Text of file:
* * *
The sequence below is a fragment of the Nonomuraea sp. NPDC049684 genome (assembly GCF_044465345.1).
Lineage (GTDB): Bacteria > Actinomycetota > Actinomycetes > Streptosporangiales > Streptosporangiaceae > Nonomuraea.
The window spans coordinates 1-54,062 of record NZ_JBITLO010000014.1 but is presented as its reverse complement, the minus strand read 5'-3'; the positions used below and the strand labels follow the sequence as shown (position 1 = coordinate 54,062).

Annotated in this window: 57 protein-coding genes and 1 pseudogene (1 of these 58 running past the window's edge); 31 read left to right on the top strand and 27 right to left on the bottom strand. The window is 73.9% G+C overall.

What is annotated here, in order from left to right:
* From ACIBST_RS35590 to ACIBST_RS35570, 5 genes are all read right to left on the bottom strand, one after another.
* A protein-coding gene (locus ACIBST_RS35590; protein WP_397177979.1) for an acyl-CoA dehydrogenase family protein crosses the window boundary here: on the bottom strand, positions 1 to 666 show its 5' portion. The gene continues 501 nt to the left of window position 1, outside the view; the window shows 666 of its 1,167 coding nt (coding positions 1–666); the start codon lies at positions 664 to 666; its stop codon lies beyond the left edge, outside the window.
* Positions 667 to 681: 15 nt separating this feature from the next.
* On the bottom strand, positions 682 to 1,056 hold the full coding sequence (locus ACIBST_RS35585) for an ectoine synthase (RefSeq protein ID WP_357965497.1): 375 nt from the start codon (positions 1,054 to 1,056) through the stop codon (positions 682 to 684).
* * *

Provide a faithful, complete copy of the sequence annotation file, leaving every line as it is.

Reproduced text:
The sequence below is a fragment of the Nonomuraea sp. NPDC049684 genome (assembly GCF_044465345.1).
Lineage (GTDB): Bacteria > Actinomycetota > Actinomycetes > Streptosporangiales > Streptosporangiaceae > Nonomuraea.
The window spans coordinates 1-54,062 of record NZ_JBITLO010000014.1 but is presented as its reverse complement, the minus strand read 5'-3'; the positions used below and the strand labels follow the sequence as shown (position 1 = coordinate 54,062).

Annotated in this window: 57 protein-coding genes and 1 pseudogene (1 of these 58 running past the window's edge); 31 read left to right on the top strand and 27 right to left on the bottom strand. The window is 73.9% G+C overall.

What is annotated here, in order from left to right:
* From ACIBST_RS35590 to ACIBST_RS35570, 5 genes are all read right to left on the bottom strand, one after another.
* A protein-coding gene (locus ACIBST_RS35590; protein WP_397177979.1) for an acyl-CoA dehydrogenase family protein crosses the window boundary here: on the bottom strand, positions 1 to 666 show its 5' portion. The gene continues 501 nt to the left of window position 1, outside the view; the window shows 666 of its 1,167 coding nt (coding positions 1–666); the start codon lies at positions 664 to 666; its stop codon lies beyond the left edge, outside the window.
* Positions 667 to 681: 15 nt separating this feature from the next.
* On the bottom strand, positions 682 to 1,056 hold the full coding sequence (locus ACIBST_RS35585) for an ectoine synthase (RefSeq protein ID WP_357965497.1): 375 nt from the start codon (positions 1,054 to 1,056) through the stop codon (positions 682 to 684).